School of Lost Borders

I think Lost Borders will continue long after we are gone.
Its continuance will rely on those who see beyond gurus and personal longings 
to who they are destined to be within the karmic consequences of their life. 
Those visions mean nothing if they are not rooted to the reality of everyday life, 
and to the sacred ancestors: We Who Have Gone Before.
The teachers of Lost Borders have come to help us in these times of greatest need.
They have been with us for many years,
not just because they deeply care about the work and the School,
but because they love us
as we love them.

-Steven Foster, 2000

Supporting people in marking transitions has been the heart of the work of the School of Lost Borders for more than 40 years. While the core of the ceremony for wilderness rites of passage has remained unchanged over those years, the organization of the School itself has morphed, evolved, and found renewal through a number of cycles in its history. We are in one of those cycles of renewal now.

As with any significant transition, the current re-structuring of the organization of the School of Lost Borders challenged all of us (guides, administration, and Board) to honestly and unwaveringly look at ourselves as an organization. Starting with an all-guide gathering in Death Valley eighteen months ago, we have been asking these questions: What kind of organizational structure would best enable us to continue offering trainings and vision fasts into the future? How can we make it sustainable?

We’ve all been listening deeply. Many zoom calls. Many emails. Discussions, documents.  The Board and Transition Council (a working council of guides, Board members, and a much-appreciated consultant) began the daunting task of suggesting new forms of governance after months of gathering input. Every new version was brought into conversation with guides, administration, and Board. And so here we are today, presenting our new (and evolving) form.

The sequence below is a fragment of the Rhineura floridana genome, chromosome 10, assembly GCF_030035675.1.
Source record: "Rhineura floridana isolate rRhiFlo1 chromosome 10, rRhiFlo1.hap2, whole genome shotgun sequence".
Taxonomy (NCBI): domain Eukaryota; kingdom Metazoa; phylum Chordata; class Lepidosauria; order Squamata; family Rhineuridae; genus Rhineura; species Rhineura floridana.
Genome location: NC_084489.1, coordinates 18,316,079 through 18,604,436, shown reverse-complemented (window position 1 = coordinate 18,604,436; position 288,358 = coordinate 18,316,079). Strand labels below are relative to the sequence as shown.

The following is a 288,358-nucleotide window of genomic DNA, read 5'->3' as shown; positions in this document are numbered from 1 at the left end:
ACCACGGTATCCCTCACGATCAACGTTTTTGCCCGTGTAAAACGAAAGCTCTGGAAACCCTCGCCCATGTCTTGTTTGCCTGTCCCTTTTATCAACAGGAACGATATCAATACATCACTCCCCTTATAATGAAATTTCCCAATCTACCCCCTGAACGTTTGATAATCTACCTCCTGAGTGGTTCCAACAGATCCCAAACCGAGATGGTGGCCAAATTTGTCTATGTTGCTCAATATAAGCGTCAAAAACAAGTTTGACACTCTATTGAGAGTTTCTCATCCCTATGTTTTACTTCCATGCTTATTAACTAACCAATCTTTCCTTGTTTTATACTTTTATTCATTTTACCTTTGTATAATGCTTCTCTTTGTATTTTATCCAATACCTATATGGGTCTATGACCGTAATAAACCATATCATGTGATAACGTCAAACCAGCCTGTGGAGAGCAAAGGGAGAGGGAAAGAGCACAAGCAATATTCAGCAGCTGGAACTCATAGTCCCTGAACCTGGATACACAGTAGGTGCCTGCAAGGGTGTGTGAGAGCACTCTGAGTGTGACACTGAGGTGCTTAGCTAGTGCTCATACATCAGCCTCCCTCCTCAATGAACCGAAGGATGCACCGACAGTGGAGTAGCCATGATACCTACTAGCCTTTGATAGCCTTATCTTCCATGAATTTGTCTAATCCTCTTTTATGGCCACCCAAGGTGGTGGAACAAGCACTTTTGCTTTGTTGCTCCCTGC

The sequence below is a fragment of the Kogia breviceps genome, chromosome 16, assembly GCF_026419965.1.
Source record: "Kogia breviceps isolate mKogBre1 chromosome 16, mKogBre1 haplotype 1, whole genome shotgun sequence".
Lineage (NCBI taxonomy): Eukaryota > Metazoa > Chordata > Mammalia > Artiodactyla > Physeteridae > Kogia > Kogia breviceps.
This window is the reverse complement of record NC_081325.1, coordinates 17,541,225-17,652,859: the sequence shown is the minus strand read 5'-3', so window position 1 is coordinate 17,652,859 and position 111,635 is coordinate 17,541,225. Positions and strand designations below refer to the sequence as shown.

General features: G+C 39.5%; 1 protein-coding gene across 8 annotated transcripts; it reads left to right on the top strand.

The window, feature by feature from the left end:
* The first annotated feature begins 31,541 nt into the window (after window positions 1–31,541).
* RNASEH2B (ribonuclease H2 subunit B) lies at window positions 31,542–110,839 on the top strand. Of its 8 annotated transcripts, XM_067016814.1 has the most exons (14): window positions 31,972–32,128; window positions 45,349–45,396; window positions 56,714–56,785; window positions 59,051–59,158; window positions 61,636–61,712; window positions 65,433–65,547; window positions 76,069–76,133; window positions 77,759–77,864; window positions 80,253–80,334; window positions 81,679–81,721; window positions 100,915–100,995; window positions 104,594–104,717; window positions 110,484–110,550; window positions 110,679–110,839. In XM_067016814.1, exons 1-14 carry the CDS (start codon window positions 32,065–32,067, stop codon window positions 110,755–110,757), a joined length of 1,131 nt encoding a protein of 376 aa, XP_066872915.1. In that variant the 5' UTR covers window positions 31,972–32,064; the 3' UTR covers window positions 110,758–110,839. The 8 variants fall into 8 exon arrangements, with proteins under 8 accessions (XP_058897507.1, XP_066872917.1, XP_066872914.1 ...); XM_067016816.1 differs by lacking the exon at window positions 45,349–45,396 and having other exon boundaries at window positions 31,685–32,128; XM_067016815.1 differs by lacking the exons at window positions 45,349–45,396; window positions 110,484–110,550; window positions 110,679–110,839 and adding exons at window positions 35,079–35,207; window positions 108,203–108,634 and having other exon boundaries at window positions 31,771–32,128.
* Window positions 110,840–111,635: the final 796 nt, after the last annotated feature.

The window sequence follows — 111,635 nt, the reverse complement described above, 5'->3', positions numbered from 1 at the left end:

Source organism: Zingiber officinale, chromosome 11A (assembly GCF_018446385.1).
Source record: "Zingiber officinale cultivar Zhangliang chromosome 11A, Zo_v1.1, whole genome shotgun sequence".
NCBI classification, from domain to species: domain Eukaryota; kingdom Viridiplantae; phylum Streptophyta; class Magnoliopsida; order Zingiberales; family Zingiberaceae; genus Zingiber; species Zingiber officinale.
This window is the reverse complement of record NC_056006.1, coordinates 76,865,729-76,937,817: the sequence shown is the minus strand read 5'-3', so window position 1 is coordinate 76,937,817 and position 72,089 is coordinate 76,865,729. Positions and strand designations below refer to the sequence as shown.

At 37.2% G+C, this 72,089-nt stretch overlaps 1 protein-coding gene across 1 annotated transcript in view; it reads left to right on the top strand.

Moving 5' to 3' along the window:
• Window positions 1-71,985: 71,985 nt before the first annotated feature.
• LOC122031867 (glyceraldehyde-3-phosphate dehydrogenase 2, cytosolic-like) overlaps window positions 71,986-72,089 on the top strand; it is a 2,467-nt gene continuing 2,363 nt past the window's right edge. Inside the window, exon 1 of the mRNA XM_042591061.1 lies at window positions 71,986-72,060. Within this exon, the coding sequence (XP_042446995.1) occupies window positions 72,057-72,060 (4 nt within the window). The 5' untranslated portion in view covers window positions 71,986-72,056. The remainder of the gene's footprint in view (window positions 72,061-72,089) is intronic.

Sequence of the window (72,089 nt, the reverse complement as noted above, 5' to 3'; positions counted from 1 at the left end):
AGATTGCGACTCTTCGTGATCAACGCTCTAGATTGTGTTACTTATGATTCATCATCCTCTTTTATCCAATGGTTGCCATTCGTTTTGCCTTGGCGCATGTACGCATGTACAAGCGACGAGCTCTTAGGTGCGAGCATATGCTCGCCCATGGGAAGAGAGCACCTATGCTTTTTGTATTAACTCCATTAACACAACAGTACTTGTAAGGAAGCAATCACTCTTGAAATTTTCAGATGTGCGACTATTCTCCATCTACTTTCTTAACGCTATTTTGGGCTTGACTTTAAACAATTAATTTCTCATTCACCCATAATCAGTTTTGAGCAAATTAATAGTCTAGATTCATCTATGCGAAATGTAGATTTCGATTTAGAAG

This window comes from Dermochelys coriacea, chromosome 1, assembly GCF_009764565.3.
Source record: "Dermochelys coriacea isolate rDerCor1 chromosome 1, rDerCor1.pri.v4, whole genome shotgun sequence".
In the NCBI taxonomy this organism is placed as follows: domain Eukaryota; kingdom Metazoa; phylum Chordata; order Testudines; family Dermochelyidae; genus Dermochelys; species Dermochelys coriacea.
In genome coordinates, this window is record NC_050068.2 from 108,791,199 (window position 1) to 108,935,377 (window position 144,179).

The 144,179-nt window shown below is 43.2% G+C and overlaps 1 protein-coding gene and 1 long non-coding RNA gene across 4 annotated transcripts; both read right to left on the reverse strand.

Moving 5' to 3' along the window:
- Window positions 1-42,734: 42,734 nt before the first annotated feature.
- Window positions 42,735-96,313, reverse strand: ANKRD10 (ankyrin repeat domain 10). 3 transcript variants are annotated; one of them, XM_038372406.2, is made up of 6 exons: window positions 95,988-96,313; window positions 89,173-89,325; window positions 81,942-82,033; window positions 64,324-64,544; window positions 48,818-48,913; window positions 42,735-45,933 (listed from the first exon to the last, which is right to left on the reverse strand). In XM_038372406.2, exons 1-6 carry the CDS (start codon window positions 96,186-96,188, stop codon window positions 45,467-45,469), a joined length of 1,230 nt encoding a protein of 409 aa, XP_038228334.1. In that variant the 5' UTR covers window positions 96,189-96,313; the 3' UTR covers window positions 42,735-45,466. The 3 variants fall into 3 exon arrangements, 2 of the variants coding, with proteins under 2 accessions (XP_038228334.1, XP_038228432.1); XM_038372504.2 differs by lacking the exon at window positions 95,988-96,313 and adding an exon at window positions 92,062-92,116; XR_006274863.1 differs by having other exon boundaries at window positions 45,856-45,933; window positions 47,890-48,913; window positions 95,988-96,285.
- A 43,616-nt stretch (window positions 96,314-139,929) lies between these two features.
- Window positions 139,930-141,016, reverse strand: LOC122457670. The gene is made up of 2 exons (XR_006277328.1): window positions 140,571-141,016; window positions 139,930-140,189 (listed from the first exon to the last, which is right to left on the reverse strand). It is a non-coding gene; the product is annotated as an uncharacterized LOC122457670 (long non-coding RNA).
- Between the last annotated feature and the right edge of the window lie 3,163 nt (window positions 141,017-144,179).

We are building the School’s governance and operations around the Guiding Council, Board of Directors, a well-staffed Administration, and several other Councils. In the new structure, guides will take on greater responsibility both for the management of their programs and the operations of the School.  Our intention is to listen deeply now and into the future for creative, collaborative ways of working together. 

The most significant change will be the new five-person Guiding Council, which will have different guides rotating on and off to encourage broad representation. This Council will assume the role formerly played by our Executive Directors over the last many years: most recently Petra, and before that, in order, Petra and Joseph, Joseph alone, Joseph and Emerald, and long ago as founders, Meredith and Steven.  We, the new Guiding Council, take a long pause here to say a special thank you to all these people who have so well-tended the center fire of our School. We offer each of them a deep bow.

And we offer a very special thank you to all of our community.  We so appreciate your support during our time of renewal and innovation in this grand experiment.

The Guiding Council
(Betsy Perluss, John Davis, Scott Eberle, Nancy Jane, Kayla Douglass)

The Experiment of Lost Borders

Sara Harris

Once upon a time there were two people. Both had big minds, huge souls, and an even bigger hunger that they shared. The desert called their names and they answered. They first took kids over the Sierras at night in a big school bus. There were no seat belts, no insurance policies. They didn’t know exactly what they were doing or where they were going, but the desert kept calling and they kept listening.